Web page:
Date on Master's Thesis/Doctoral Dissertation


Document Type

Doctoral Dissertation

Degree Name

Ph. D.


Social Work

Degree Program

Social Work, PhD

Committee Chair

Golder, Seana

Committee Co-Chair (if applicable)

Hall, Martin

Committee Member

Karam, Eli

Committee Member

Higgins, George

Committee Member

Flaherty, Chris


Abused women--Psychology; Abused women--Mental health; Women--Violence against--Psychological aspects


Justice-involved women experience significantly higher rates of victimization and psychological distress when compared to the general population. While both childhood victimization and adult Intimate Partner Violence (IPV) both directly contribute to psychological distress, scant research examines the effects of cumulative victimization (both child and adult IPV) across a woman’s lifetime on psychological distress. Additionally, a gap in the literature is the investigation of behavior specific mechanisms (self-esteem, social support, coping, and substance use) that may mediate the relationship between victimization and psychological distress. As such, the primary aim of this dissertation was to explore the relationship between cumulative victimization (childhood and adult IPV), the hypothesized mediators (self-esteem, social support, coping, and substance use), and psychological distress among a sample of 406 victimized women on probation and parole. Results of the Structural Equation Model (SEM) indicated a partial mediation model with both direct and indirect effects from the victimization to psychological distress when mediated by self-esteem and coping. Based upon the results of this research, implications for practice are explored specifically regarding targeted treatment models for justice-involved women who are highly victimized and experience significant levels of psychological distress, as both have been found to contribute to women’s involvement in the CJ system.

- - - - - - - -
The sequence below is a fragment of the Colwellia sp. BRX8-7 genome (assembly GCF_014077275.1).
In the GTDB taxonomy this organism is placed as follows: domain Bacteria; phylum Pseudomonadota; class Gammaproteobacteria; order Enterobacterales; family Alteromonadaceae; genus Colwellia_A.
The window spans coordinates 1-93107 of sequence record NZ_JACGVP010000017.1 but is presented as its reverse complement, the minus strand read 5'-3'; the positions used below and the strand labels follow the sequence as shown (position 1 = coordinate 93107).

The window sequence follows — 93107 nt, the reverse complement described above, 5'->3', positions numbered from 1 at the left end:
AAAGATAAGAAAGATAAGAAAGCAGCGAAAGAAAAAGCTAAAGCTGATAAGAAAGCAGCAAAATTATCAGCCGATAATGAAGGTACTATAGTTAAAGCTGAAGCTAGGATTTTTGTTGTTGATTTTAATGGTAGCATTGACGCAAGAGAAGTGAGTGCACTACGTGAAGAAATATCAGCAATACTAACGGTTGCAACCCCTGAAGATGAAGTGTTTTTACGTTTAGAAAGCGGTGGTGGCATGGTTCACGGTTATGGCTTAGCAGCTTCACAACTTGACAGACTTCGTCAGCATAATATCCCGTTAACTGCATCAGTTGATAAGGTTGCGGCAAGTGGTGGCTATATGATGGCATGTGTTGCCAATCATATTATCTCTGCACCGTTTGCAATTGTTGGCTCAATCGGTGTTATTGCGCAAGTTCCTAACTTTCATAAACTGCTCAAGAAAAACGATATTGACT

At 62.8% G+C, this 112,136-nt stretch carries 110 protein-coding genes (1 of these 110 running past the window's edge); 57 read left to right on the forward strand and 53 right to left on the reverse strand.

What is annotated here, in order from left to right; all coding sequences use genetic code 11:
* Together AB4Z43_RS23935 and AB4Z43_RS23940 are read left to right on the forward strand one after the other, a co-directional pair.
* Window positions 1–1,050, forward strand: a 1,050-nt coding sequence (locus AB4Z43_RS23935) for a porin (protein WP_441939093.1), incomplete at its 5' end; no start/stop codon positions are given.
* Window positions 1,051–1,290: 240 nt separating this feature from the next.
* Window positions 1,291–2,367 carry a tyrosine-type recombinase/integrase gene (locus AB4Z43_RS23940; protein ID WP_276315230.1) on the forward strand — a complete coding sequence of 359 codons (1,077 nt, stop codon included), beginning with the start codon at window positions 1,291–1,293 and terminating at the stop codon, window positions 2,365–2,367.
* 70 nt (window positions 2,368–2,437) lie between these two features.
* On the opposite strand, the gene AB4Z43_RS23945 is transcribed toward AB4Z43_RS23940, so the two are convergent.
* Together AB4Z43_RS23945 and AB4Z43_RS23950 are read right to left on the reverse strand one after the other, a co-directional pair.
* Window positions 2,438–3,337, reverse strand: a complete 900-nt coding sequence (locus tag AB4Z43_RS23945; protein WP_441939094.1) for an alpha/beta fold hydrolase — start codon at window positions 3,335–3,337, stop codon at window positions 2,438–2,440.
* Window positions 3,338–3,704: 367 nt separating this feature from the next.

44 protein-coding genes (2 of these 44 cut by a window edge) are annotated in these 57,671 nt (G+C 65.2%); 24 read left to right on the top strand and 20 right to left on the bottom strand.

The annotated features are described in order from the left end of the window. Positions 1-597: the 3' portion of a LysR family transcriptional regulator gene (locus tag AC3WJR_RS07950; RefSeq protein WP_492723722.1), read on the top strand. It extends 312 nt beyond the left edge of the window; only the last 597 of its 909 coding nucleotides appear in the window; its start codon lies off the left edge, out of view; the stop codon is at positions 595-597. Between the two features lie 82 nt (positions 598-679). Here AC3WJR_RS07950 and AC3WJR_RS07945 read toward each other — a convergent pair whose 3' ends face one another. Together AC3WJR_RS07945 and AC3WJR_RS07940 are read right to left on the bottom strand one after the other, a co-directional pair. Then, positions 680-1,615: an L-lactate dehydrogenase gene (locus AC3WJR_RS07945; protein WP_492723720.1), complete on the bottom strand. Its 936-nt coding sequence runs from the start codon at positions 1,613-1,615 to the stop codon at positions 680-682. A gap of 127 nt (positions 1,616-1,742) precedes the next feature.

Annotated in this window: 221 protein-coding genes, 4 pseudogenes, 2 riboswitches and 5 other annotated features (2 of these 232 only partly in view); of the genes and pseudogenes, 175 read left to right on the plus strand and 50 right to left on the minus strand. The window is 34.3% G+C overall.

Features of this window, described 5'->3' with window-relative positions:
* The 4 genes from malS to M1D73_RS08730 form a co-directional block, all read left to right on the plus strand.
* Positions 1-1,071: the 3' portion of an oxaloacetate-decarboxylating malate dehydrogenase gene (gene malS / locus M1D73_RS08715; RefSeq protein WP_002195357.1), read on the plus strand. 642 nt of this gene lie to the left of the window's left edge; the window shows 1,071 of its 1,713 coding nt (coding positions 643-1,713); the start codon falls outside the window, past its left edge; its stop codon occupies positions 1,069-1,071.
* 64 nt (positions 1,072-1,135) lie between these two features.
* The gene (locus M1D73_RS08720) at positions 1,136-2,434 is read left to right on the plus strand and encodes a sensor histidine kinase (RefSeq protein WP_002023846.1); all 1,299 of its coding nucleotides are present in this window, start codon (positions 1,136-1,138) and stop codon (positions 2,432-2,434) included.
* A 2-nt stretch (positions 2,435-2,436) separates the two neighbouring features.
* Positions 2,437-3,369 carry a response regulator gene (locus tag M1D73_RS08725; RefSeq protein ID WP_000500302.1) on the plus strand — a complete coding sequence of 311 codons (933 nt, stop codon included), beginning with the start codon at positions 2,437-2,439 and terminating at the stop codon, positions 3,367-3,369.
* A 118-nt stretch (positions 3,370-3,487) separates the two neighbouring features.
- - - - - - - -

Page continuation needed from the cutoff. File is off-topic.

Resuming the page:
Included in

Social Work Commons